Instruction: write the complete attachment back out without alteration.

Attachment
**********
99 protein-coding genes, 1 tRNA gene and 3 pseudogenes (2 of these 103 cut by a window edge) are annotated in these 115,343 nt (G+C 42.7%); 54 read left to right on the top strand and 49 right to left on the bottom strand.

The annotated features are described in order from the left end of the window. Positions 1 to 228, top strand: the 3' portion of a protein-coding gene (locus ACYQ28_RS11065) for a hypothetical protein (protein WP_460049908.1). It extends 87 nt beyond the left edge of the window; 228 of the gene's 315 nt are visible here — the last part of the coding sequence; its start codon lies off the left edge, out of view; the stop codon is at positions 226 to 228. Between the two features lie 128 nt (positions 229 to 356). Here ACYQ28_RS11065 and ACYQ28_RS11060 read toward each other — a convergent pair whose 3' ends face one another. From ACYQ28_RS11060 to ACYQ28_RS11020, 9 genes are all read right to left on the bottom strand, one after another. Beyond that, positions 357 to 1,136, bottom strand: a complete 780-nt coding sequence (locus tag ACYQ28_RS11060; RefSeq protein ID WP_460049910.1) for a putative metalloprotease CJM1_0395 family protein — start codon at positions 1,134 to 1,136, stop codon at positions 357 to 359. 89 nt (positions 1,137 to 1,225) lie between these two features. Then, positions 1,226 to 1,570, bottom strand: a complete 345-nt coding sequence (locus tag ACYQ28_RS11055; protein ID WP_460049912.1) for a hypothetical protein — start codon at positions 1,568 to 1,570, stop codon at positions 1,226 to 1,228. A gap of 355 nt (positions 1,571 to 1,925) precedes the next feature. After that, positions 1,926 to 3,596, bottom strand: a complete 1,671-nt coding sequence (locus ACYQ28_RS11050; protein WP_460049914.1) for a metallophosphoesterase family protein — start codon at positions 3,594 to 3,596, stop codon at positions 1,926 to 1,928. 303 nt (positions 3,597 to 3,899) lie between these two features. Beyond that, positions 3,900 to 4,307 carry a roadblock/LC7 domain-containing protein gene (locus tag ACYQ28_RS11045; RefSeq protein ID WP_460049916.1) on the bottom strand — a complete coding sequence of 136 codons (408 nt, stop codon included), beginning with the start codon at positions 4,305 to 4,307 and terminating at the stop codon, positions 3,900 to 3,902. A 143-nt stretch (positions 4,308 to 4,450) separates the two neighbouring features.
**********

99 protein-coding genes, 1 tRNA gene and 3 pseudogenes (2 of these 103 cut by a window edge) are annotated in these 115,343 nt (G+C 42.7%); 54 read left to right on the top strand and 49 right to left on the bottom strand.

The annotated features are described in order from the left end of the window. Positions 1 to 228, top strand: the 3' portion of a protein-coding gene (locus ACYQ28_RS11065) for a hypothetical protein (protein WP_460049908.1). It extends 87 nt beyond the left edge of the window; 228 of the gene's 315 nt are visible here — the last part of the coding sequence; its start codon lies off the left edge, out of view; the stop codon is at positions 226 to 228. Between the two features lie 128 nt (positions 229 to 356). Here ACYQ28_RS11065 and ACYQ28_RS11060 read toward each other — a convergent pair whose 3' ends face one another. From ACYQ28_RS11060 to ACYQ28_RS11020, 9 genes are all read right to left on the bottom strand, one after another. Beyond that, positions 357 to 1,136, bottom strand: a complete 780-nt coding sequence (locus tag ACYQ28_RS11060; RefSeq protein ID WP_460049910.1) for a putative metalloprotease CJM1_0395 family protein — start codon at positions 1,134 to 1,136, stop codon at positions 357 to 359. 89 nt (positions 1,137 to 1,225) lie between these two features. Then, positions 1,226 to 1,570, bottom strand: a complete 345-nt coding sequence (locus tag ACYQ28_RS11055; protein ID WP_460049912.1) for a hypothetical protein — start codon at positions 1,568 to 1,570, stop codon at positions 1,226 to 1,228. A gap of 355 nt (positions 1,571 to 1,925) precedes the next feature. After that, positions 1,926 to 3,596, bottom strand: a complete 1,671-nt coding sequence (locus ACYQ28_RS11050; protein WP_460049914.1) for a metallophosphoesterase family protein — start codon at positions 3,594 to 3,596, stop codon at positions 1,926 to 1,928. 303 nt (positions 3,597 to 3,899) lie between these two features. Beyond that, positions 3,900 to 4,307 carry a roadblock/LC7 domain-containing protein gene (locus tag ACYQ28_RS11045; RefSeq protein ID WP_460049916.1) on the bottom strand — a complete coding sequence of 136 codons (408 nt, stop codon included), beginning with the start codon at positions 4,305 to 4,307 and terminating at the stop codon, positions 3,900 to 3,902. A 143-nt stretch (positions 4,308 to 4,450) separates the two neighbouring features.